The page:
Substance use among the youth worldwide is a major problem that has elicited concern from different individuals and groups (Yeung, 1997; Egbuonu et al., 2004). In the current study, the mean age of the participants was 15.26 ± 1.59: the majority of them were male (72.5%), at secondary level (52%), and about 55.9% were rural residents.

The prevalence of smoking was 8.3%, which is consistent with the Global Youth Tobacco Survey (GYTS), in which 7.9% of students had smoked (Pandey et al., 2007). Also, this finding is supported by Soueif et al. (1990), who found that the prevalence of tobacco smoking was 10.77% among male secondary school students in Egypt.

According to a review (Bassiony, 2009), the prevalence of smoking among school students in Saudi Arabia ranged from 12 to 29.8%. This difference in the prevalence rates among studies was due to the inclusion of different populations, using different measures for current smoking and estimating the prevalence in different countries and at different times.

El-Sawy et al. (2010) found that the majority of the addicts studied were smokers, and similar studies in Egypt reported the same observation (Wahdan, 1986; UNDP, 2000).

In Saudi Arabia, Bassiony (2013) found that the prevalence of smoking among substance abuse patients (48-97%) was much higher than that among the general population (2.4-52.3%).

In the current study, the prevalence of substance abuse was 8.8%. This finding is comparable to the results of a study involving 14656 Egyptian secondary school students, which revealed that 5.94% of them abused drugs (Soueif et al., 1990). Also, the National Addiction Survey third phase in the years 2005-2007, which covered eight governorates of Egypt, found that 9.8% of the total sample used drugs at least once (Hamdi et al., 2009). The lower substance abuse rates among adolescents in the current study are mostly related to the following:

(1) Religious and legal prohibition of alcohol use and legal prohibition of other drugs;

(2) Substance abuse being regarded to be against cultural values of Egyptian families, especially among adolescents; and

(3) Harsh disapproval of the adolescents' substance abuse by parents.

However, in the western culture, experimentation with drugs and alcohol may be considered developmentally normative among adolescents (Shedler and Block, 1990).

The most commonly abused substances among abusers in our study were tramadol, cannabis, and alcohol (83.3, 27.8, and 16.7%, respectively) [Figure 1]. This high prevalence of tramadol use was supported by a previous study by Fawzy (2010), who reported 32.1% prevalence of tramadol use among children and adolescents who presented to the Emergency Unit of the Poison Control Center of Ain Shams University Hospitals (PCC-ASU), Egypt, for toxicological assessment. Also, nonmedical use of prescription opioids, including tramadol, has increased in the USA over the last several years (Zacny, 2005).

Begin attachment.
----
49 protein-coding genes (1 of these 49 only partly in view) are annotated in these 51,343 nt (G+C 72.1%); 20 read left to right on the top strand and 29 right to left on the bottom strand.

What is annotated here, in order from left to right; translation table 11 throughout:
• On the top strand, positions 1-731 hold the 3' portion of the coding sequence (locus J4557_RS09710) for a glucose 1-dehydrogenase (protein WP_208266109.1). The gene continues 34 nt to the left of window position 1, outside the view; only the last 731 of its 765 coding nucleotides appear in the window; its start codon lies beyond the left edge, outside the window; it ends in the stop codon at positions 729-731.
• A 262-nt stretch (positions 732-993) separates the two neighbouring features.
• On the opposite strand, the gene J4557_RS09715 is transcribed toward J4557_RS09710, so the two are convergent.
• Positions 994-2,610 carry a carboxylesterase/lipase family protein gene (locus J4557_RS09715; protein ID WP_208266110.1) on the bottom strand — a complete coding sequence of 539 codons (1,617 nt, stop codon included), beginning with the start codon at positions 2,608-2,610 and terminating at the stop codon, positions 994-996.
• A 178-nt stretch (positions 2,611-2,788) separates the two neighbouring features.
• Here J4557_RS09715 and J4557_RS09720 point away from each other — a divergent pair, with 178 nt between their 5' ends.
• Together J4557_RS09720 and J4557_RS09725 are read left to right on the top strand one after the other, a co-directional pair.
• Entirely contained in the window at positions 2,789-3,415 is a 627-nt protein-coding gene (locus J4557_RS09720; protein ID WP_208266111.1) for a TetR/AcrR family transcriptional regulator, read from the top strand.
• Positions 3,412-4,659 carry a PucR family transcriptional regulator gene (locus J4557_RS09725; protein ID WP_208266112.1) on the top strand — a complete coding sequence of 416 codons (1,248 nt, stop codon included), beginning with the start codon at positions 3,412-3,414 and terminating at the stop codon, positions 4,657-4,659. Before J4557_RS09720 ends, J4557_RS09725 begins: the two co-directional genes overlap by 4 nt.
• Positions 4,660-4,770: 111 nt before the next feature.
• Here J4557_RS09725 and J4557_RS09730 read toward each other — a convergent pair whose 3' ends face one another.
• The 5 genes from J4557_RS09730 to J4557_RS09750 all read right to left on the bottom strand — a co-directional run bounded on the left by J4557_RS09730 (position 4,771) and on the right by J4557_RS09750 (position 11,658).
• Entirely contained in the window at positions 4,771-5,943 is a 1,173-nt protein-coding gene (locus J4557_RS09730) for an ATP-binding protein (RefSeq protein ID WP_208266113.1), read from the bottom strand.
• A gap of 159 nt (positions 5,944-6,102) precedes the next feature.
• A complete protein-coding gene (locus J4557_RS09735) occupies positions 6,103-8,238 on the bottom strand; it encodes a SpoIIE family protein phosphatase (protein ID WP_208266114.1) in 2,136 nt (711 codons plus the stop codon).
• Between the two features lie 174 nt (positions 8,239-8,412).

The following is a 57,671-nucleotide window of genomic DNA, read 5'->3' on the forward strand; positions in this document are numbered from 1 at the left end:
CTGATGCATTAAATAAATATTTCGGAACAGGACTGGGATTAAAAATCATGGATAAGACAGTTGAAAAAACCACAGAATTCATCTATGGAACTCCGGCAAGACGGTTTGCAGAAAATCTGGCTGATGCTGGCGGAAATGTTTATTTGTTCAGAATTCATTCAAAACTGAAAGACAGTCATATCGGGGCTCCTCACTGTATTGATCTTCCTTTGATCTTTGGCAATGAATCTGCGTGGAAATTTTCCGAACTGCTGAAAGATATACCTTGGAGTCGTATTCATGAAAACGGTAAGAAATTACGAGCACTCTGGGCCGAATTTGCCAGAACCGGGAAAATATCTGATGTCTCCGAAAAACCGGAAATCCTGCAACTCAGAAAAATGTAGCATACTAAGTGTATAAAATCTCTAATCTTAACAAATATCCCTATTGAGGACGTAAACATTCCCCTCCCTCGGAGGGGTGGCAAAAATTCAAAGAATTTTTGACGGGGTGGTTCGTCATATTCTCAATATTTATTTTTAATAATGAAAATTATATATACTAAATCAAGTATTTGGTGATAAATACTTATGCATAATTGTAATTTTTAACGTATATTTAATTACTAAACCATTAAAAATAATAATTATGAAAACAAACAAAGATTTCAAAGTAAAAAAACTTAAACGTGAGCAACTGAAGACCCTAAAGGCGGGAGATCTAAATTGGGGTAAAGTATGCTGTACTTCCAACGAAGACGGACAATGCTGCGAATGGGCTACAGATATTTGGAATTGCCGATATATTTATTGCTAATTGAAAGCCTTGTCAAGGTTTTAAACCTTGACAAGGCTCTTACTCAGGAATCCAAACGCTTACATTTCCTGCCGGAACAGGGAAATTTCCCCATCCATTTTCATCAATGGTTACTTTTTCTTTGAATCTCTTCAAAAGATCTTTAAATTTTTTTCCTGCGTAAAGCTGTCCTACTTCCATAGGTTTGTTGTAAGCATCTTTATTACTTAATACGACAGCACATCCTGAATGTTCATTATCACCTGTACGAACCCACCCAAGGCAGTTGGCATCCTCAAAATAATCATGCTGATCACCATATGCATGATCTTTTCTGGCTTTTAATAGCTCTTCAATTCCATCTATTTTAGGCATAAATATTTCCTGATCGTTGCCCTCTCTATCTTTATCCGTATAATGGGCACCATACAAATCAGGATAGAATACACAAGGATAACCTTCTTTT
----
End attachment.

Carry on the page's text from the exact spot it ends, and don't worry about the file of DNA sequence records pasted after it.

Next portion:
Tramadol abuse is noted most frequently due to its wider availability without prescription, illegal smuggling, and cheaper prices than other types of abused drugs; the unplanned indirect media advertising for tramadol abuse through movies and show series also played a remarkable role in promoting tramadol abuse (Fawzy, 2010). Social perceptions among the youth about tramadol being safer due to it being prescribed is a major factor leading to its abuse; other concerning youth-held beliefs around prescription tramadol include the following: it is easier to hide, the effects last longer and they would be less likely to get in trouble if caught. Students also often use tramadol during examination periods to give them energy and remain awake for a longer time to study (Lord et al., 2011).
Figure 1: Types of substance abuse among the substance abusers

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In Saudi Arabia, our study found that two-thirds of those who use drugs used tramadol as the first drug after tobacco smoking, 22% used cannabis, whereas the remaining used more than one substance.

In Saudi Arabia, Bassiony (2008) reported that amphetamine (nonprescription drug) was the second most common drug to be used after tobacco in both adolescents and adults. According to the last National Report in Egypt, among those who used at least once (9.8%), 93% of them used hashish, 22% alcohol, 11% nonprescribed drugs, 7% opium, 5% cocaine and stimulants, and 0.13% solvents (Hamdi et al., 2009).

Regarding the one-time use of addictive substances, the National Addiction Survey found that the male-to-female ratio was greater in Cairo (2 : 1) compared with other governorates, where it reaches 13 : 1, indicating that there is a growing addiction problem among women in Cairo (Hamdi et al., 2011). The current study demonstrated a statistically significant association between smoking and urban residence, but no statistically significant association between the residence and the use of substance. Our study found that the prevalence of drug-related problems among male substance abusers was 38.9%, whereas dependence was 5.6%, which is consistent with El-Sawy et al. (2010), who reported that the prevalence of drug dependence among students was 9.09%. Also, the National Addiction Survey reported that about 10% of the Egyptian population used drugs at least once, and 6.4% used drugs regularly or were dependent on drugs (Hamdi et al., 2009).